Long Days at Work Linked to Stroke Risk

2015-1002 Sleep at Work

Years ago, when I finished grad school, I accepted a job that required many long days at work. I thought this was the norm. I thought the only consequences were loss of sleep and lack of a social life. After years of working 80-hour weeks, I learned about another consequence. At first, the consequence was evident to my friends but not to me. Twelve years ago, one of my friends suggested my adversity was a direct result of the ridiculous time I spent at work. At the time, I did not completely buy into his theory. However, the more I read about the importance of sleep, the more I realized he was right.

Recently, a team of researchers concluded what my friend told me more than a decade ago — long hours at work are linked to adversity. Although the following study specifically links long hours at work to stroke, it would not surprise me to hear that long hours at work are also linked to numerous other adversities.

Reuters tells us that according to the study, “People who work at least 55 hours a week are significantly more likely to eventually suffer a stroke than people who work 35 to 40 hours a week.” The same study linked long work days to heart disease and heart attack. The same team previously linked long days at work to Type 2 diabetes for those in lower socioeconomic groups.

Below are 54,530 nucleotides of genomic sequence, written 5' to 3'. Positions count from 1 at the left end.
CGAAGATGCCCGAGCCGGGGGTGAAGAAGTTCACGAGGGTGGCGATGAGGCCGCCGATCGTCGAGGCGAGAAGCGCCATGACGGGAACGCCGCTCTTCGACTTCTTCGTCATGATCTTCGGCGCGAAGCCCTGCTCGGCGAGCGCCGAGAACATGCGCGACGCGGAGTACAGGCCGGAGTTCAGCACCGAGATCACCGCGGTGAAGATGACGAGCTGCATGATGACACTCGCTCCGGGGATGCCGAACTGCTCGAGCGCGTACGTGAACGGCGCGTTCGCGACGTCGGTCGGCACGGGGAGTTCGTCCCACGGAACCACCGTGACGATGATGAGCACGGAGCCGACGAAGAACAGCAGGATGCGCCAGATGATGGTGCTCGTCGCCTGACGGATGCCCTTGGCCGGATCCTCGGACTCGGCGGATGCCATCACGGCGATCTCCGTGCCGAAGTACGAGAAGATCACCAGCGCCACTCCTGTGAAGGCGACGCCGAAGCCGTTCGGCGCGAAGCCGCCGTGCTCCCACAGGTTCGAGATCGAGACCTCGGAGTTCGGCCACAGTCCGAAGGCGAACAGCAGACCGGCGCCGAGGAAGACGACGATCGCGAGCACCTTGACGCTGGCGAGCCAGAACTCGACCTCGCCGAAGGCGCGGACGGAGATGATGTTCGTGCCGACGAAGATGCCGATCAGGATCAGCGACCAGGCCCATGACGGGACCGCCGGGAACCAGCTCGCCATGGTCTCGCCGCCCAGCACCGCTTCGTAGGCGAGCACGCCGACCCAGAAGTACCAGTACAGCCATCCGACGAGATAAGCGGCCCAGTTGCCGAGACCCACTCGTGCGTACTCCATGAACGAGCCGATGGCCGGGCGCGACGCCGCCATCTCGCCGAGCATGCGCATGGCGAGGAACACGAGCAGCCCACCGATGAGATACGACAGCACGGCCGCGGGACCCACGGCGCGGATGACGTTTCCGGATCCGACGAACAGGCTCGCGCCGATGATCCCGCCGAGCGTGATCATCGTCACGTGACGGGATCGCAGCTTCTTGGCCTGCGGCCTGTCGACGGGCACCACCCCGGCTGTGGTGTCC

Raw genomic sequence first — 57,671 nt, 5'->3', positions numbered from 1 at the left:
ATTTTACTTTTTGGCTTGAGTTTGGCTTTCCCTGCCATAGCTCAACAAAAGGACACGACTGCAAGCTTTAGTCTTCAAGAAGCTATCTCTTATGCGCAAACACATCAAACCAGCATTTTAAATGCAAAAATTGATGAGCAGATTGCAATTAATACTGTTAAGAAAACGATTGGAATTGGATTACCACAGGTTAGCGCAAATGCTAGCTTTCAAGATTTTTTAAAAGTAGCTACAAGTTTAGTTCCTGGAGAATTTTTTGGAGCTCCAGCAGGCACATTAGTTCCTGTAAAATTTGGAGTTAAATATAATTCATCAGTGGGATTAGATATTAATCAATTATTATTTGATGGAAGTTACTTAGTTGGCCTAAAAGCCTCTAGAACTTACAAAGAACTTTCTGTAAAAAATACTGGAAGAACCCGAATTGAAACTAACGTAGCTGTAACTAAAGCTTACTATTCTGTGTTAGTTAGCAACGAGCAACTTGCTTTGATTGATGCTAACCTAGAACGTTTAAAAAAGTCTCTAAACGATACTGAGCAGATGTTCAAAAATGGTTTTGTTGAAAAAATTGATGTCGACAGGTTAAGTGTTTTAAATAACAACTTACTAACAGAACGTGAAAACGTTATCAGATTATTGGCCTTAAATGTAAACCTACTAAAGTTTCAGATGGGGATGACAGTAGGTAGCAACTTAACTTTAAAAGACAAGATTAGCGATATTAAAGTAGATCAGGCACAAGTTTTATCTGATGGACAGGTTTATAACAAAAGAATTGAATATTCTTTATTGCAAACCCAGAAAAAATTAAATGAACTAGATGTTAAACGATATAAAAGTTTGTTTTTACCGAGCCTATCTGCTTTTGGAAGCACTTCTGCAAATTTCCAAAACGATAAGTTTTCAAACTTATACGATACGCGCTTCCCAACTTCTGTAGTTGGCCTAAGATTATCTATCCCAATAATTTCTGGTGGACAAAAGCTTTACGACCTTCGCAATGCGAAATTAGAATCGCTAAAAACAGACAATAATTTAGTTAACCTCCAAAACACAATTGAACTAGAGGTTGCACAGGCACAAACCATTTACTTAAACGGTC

To read the complete article by Reuters, click here.

Credits

Click here to read another Beyond Adversity post.

Thanks to lead author Mika Kivimaki of University College London for reporting the findings; Reuters for writing the article used in this post; Google for helping me find the article; and all the people who, directly or indirectly, made it possible for me to include the picture and text in this post.

3 Comments

  1. Hi Scott – do you think your history of long workdays is the primary cause, or is it more likely there were many or several factors that played a role? If the latter what other factors contributed to your adversity?

    1. Howard, I am sure there were many factors. However, I believe that due to the ridiculous 80-hour work weeks, my body was more susceptible to the cancer and brain injury. The reason some people meet adversity and some don’t is that some people are truly fatigued and other are not.

      Since there are many factors outside our control, it is possible I would have faced the same adversity whether or not I was exhausted, worked 80-hour weeks, or ate better. I have never questioned why it happened, I have only thought about what I must do differently in the future. Doing things differently will not change the past, but it may help others in the future. ~ Scott

      1. Scott, I know you are not one to look backwards, and should have clarified that I was thinking of others I know who work or worked those insane hours. Lack of sleep is a common factor in all kinds of adversity!

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